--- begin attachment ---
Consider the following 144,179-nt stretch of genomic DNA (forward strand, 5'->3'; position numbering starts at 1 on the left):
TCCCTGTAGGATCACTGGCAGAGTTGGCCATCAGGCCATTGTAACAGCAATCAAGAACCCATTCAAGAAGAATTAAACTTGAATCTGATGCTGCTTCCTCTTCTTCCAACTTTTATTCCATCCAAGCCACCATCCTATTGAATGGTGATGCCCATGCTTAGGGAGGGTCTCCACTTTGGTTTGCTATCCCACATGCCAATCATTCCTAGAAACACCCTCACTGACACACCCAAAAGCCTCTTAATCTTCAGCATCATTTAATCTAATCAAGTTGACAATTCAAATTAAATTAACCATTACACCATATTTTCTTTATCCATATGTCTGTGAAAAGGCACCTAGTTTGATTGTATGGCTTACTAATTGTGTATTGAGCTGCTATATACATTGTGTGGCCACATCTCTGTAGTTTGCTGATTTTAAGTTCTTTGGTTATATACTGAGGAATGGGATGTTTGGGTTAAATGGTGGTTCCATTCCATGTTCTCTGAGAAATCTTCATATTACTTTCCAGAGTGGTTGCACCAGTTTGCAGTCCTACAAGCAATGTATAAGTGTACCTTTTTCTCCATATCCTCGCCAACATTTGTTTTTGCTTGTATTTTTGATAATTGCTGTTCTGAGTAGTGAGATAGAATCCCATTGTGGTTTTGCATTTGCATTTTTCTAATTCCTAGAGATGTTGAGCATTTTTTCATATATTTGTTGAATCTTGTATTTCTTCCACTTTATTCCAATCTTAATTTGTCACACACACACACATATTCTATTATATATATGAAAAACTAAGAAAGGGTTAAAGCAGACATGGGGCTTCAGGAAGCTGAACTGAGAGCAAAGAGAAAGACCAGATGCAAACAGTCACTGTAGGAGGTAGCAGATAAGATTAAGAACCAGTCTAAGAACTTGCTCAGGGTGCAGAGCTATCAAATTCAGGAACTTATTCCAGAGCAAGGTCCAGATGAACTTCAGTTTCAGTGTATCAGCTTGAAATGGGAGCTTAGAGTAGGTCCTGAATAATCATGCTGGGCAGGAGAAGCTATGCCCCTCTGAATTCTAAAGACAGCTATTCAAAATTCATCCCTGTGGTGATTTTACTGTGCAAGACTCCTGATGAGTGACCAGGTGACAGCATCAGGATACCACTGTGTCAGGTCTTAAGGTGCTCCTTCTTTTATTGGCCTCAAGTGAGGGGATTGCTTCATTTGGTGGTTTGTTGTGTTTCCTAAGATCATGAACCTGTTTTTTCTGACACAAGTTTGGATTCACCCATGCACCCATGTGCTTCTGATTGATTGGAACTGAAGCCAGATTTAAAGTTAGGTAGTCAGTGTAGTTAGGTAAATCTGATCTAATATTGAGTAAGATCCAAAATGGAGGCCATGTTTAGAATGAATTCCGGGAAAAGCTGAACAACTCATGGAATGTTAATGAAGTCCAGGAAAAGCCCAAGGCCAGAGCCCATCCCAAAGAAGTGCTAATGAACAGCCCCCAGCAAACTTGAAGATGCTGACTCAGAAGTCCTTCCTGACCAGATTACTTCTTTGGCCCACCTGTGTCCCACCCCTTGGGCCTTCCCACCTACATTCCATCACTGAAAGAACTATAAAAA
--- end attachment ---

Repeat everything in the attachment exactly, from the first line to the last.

Consider the following 144,179-nt stretch of genomic DNA (forward strand, 5'->3'; position numbering starts at 1 on the left):
TCCCTGTAGGATCACTGGCAGAGTTGGCCATCAGGCCATTGTAACAGCAATCAAGAACCCATTCAAGAAGAATTAAACTTGAATCTGATGCTGCTTCCTCTTCTTCCAACTTTTATTCCATCCAAGCCACCATCCTATTGAATGGTGATGCCCATGCTTAGGGAGGGTCTCCACTTTGGTTTGCTATCCCACATGCCAATCATTCCTAGAAACACCCTCACTGACACACCCAAAAGCCTCTTAATCTTCAGCATCATTTAATCTAATCAAGTTGACAATTCAAATTAAATTAACCATTACACCATATTTTCTTTATCCATATGTCTGTGAAAAGGCACCTAGTTTGATTGTATGGCTTACTAATTGTGTATTGAGCTGCTATATACATTGTGTGGCCACATCTCTGTAGTTTGCTGATTTTAAGTTCTTTGGTTATATACTGAGGAATGGGATGTTTGGGTTAAATGGTGGTTCCATTCCATGTTCTCTGAGAAATCTTCATATTACTTTCCAGAGTGGTTGCACCAGTTTGCAGTCCTACAAGCAATGTATAAGTGTACCTTTTTCTCCATATCCTCGCCAACATTTGTTTTTGCTTGTATTTTTGATAATTGCTGTTCTGAGTAGTGAGATAGAATCCCATTGTGGTTTTGCATTTGCATTTTTCTAATTCCTAGAGATGTTGAGCATTTTTTCATATATTTGTTGAATCTTGTATTTCTTCCACTTTATTCCAATCTTAATTTGTCACACACACACACATATTCTATTATATATATGAAAAACTAAGAAAGGGTTAAAGCAGACATGGGGCTTCAGGAAGCTGAACTGAGAGCAAAGAGAAAGACCAGATGCAAACAGTCACTGTAGGAGGTAGCAGATAAGATTAAGAACCAGTCTAAGAACTTGCTCAGGGTGCAGAGCTATCAAATTCAGGAACTTATTCCAGAGCAAGGTCCAGATGAACTTCAGTTTCAGTGTATCAGCTTGAAATGGGAGCTTAGAGTAGGTCCTGAATAATCATGCTGGGCAGGAGAAGCTATGCCCCTCTGAATTCTAAAGACAGCTATTCAAAATTCATCCCTGTGGTGATTTTACTGTGCAAGACTCCTGATGAGTGACCAGGTGACAGCATCAGGATACCACTGTGTCAGGTCTTAAGGTGCTCCTTCTTTTATTGGCCTCAAGTGAGGGGATTGCTTCATTTGGTGGTTTGTTGTGTTTCCTAAGATCATGAACCTGTTTTTTCTGACACAAGTTTGGATTCACCCATGCACCCATGTGCTTCTGATTGATTGGAACTGAAGCCAGATTTAAAGTTAGGTAGTCAGTGTAGTTAGGTAAATCTGATCTAATATTGAGTAAGATCCAAAATGGAGGCCATGTTTAGAATGAATTCCGGGAAAAGCTGAACAACTCATGGAATGTTAATGAAGTCCAGGAAAAGCCCAAGGCCAGAGCCCATCCCAAAGAAGTGCTAATGAACAGCCCCCAGCAAACTTGAAGATGCTGACTCAGAAGTCCTTCCTGACCAGATTACTTCTTTGGCCCACCTGTGTCCCACCCCTTGGGCCTTCCCACCTACATTCCATCACTGAAAGAACTATAAAAA